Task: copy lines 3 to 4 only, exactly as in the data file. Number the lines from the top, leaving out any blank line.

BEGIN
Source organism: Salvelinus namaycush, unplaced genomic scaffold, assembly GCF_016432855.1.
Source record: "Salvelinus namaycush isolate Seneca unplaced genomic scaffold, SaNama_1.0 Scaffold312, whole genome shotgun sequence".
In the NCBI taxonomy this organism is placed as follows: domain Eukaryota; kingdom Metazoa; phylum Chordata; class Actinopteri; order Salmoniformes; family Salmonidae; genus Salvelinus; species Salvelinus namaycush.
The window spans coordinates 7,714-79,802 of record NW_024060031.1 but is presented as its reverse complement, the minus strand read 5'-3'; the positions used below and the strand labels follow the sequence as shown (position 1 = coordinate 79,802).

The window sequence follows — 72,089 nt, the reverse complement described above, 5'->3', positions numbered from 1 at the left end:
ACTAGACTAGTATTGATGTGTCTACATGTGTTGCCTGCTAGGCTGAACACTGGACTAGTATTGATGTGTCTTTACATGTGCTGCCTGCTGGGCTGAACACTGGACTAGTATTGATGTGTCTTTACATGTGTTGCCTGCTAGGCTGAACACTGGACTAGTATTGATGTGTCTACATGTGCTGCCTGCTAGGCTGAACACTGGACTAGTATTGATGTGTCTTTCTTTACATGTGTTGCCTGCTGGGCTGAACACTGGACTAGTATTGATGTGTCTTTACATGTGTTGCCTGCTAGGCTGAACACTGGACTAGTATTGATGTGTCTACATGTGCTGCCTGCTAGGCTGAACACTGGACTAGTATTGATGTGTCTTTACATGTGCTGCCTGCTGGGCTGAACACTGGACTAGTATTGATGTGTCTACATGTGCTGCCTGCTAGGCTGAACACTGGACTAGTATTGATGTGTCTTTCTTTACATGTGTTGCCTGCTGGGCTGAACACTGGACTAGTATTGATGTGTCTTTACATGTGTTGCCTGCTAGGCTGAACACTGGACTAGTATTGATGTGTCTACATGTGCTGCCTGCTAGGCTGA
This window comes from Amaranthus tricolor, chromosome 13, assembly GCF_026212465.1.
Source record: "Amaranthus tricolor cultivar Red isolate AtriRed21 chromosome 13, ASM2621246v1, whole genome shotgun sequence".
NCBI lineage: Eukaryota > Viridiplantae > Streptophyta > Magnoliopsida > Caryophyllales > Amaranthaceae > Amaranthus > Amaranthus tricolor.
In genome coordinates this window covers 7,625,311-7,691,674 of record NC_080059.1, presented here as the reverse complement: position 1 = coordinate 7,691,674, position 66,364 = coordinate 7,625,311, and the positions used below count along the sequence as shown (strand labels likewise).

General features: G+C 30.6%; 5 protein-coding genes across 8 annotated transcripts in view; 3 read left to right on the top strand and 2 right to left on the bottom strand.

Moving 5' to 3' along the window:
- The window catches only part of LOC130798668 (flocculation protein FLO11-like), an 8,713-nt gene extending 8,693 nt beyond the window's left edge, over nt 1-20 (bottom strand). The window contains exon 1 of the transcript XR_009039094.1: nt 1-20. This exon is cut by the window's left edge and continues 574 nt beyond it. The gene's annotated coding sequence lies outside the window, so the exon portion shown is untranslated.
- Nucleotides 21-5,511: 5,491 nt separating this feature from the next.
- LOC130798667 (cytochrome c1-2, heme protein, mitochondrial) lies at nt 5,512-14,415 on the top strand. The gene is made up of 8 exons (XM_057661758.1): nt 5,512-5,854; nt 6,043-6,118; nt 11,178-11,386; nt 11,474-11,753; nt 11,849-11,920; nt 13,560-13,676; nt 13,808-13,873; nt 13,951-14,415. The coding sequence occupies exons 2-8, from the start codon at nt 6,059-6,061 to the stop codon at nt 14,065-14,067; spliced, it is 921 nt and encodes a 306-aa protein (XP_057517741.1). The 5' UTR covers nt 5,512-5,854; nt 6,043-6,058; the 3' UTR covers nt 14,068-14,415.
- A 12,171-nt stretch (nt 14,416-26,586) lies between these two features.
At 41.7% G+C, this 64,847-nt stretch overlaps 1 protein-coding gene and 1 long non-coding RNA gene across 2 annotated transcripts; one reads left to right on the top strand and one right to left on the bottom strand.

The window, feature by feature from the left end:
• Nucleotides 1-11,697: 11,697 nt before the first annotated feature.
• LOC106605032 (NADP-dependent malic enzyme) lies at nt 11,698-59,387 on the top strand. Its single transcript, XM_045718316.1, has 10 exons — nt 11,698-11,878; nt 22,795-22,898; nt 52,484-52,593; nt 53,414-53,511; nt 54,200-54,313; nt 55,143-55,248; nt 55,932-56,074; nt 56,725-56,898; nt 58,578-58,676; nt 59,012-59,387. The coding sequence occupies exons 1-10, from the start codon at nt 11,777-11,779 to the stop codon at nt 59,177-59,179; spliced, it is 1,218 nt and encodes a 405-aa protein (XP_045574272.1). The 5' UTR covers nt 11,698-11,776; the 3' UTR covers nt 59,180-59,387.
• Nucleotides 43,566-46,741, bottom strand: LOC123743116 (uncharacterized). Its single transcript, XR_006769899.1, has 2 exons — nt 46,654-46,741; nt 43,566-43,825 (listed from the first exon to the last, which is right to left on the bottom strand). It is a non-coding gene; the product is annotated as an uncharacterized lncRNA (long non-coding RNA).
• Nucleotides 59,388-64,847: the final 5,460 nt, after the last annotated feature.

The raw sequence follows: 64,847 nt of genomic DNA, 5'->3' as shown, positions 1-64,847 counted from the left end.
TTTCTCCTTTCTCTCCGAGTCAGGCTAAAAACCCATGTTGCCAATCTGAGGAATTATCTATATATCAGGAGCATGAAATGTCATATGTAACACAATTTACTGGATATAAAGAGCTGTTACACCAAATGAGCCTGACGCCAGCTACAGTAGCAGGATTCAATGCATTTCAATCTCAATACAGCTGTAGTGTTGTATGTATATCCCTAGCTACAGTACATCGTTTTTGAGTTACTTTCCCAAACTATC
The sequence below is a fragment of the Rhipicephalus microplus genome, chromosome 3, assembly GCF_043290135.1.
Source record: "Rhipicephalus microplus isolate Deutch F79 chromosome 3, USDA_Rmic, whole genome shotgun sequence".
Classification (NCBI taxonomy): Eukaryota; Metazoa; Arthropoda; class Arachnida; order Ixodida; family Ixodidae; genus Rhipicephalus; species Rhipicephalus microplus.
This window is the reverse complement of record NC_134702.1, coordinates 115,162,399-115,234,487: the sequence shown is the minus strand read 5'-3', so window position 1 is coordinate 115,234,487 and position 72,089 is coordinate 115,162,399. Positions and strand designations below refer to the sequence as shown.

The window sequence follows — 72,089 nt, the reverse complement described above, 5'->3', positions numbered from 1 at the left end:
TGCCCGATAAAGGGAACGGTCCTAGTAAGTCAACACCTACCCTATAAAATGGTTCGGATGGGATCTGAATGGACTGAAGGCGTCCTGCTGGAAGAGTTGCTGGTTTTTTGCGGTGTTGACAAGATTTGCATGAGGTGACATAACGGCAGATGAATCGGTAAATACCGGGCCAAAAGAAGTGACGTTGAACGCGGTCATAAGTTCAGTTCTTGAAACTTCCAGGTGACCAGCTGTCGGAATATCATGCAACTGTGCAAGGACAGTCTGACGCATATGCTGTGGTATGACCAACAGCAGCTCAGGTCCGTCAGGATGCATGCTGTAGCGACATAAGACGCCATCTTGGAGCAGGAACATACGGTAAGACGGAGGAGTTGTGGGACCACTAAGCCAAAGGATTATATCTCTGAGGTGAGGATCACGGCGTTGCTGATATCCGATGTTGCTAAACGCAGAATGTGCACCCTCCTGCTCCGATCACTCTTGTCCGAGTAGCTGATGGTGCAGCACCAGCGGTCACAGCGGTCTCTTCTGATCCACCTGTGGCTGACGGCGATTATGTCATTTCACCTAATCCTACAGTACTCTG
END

In the NCBI taxonomy this organism is placed as follows: domain Eukaryota; kingdom Metazoa; phylum Chordata; class Actinopteri; order Salmoniformes; family Salmonidae; genus Salvelinus; species Salvelinus namaycush.
The window spans coordinates 7,714-79,802 of record NW_024060031.1 but is presented as its reverse complement, the minus strand read 5'-3'; the positions used below and the strand labels follow the sequence as shown (position 1 = coordinate 79,802).